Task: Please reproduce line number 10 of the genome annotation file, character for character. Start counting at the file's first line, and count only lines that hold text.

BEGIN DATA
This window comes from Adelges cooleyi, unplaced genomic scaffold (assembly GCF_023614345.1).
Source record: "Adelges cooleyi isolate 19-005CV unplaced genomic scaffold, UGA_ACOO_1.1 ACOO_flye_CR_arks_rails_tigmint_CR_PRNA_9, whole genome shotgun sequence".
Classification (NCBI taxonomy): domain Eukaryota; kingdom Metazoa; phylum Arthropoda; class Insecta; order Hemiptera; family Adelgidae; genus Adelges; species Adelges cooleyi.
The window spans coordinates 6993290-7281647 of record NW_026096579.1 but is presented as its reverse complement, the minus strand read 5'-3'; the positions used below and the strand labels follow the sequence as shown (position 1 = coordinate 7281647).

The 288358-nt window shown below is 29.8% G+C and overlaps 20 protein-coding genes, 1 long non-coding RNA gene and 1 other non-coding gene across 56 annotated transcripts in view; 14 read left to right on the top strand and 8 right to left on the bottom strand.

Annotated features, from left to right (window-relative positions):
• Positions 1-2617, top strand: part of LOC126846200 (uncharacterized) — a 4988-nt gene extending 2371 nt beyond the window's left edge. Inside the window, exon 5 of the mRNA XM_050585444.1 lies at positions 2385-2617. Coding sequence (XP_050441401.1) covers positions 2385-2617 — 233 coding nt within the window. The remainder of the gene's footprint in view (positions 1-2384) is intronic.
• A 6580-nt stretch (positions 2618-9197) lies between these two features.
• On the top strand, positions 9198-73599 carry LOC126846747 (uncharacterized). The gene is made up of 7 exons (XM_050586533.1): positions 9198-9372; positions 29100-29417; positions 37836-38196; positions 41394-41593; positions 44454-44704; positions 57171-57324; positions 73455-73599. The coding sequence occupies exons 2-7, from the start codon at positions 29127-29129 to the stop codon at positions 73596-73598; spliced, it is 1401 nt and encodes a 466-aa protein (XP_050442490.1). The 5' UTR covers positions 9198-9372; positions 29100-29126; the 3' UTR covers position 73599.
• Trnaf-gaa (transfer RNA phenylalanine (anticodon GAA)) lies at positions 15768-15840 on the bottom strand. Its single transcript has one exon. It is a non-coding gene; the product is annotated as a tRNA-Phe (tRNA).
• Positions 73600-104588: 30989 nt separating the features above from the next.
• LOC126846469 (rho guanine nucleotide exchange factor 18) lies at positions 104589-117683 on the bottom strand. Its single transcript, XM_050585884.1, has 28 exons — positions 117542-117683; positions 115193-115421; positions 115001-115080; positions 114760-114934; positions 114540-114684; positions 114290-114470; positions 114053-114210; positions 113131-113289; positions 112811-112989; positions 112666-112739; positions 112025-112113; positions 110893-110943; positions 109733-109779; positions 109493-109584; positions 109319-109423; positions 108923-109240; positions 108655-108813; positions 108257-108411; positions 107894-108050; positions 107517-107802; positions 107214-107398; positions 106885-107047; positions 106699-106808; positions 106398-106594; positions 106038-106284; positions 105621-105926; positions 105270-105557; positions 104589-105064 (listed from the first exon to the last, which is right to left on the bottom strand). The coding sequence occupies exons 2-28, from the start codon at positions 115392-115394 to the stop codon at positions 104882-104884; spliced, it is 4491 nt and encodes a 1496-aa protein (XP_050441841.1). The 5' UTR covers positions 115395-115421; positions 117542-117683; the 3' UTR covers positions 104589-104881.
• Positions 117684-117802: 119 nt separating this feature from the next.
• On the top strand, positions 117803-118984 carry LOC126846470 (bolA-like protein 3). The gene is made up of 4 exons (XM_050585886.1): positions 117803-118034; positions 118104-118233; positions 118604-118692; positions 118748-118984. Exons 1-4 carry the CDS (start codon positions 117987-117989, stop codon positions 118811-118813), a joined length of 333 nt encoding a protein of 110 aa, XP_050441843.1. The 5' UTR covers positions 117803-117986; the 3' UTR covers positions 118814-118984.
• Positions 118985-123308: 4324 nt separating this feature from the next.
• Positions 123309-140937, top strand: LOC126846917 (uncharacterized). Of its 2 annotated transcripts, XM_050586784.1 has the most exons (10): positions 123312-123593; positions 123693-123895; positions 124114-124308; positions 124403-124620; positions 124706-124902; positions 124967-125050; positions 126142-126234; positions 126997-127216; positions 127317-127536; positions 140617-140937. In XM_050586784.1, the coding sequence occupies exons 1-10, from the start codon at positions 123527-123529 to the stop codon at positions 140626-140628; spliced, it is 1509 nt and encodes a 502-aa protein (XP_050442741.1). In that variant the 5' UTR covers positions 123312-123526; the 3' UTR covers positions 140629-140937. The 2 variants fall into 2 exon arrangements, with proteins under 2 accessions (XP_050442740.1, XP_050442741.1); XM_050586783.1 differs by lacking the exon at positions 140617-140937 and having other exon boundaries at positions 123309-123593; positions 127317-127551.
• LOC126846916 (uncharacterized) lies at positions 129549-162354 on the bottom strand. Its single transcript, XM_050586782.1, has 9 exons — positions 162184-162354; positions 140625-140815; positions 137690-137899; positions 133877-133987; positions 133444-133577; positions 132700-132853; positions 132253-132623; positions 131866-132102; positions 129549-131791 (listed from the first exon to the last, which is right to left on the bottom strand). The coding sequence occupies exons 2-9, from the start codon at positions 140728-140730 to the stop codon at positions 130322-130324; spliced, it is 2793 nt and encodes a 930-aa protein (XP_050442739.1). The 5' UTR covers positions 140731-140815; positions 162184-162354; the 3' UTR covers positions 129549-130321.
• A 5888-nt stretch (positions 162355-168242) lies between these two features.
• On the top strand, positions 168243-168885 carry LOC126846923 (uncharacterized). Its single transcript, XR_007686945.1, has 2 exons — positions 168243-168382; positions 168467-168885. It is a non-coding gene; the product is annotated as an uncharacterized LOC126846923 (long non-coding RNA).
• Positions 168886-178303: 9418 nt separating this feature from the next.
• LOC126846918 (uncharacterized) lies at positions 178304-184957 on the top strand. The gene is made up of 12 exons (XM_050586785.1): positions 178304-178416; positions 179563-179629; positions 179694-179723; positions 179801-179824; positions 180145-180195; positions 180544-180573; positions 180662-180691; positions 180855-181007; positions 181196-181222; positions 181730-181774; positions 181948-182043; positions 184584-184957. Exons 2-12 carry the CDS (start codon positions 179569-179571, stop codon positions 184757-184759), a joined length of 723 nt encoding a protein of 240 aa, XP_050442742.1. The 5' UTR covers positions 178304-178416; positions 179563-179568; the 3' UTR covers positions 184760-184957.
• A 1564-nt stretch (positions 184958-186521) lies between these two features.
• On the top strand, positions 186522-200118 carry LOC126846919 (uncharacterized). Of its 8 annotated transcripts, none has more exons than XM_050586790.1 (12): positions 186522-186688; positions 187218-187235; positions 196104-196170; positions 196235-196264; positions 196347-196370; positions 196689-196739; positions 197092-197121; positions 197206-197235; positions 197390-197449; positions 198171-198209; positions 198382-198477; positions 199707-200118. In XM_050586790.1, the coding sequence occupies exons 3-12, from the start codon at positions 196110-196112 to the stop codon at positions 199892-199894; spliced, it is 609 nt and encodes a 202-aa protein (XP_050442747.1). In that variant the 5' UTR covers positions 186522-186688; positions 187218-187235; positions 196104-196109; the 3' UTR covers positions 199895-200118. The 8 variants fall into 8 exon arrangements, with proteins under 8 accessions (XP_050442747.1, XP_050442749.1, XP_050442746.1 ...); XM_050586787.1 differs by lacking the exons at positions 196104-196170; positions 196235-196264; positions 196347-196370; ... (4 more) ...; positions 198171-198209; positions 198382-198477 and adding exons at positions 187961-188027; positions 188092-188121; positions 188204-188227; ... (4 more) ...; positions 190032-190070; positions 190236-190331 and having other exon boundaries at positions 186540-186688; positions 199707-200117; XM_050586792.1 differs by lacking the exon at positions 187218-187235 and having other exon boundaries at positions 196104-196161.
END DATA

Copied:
• Trnaf-gaa (transfer RNA phenylalanine (anticodon GAA)) lies at positions 15768-15840 on the bottom strand. Its single transcript has one exon. It is a non-coding gene; the product is annotated as a tRNA-Phe (tRNA).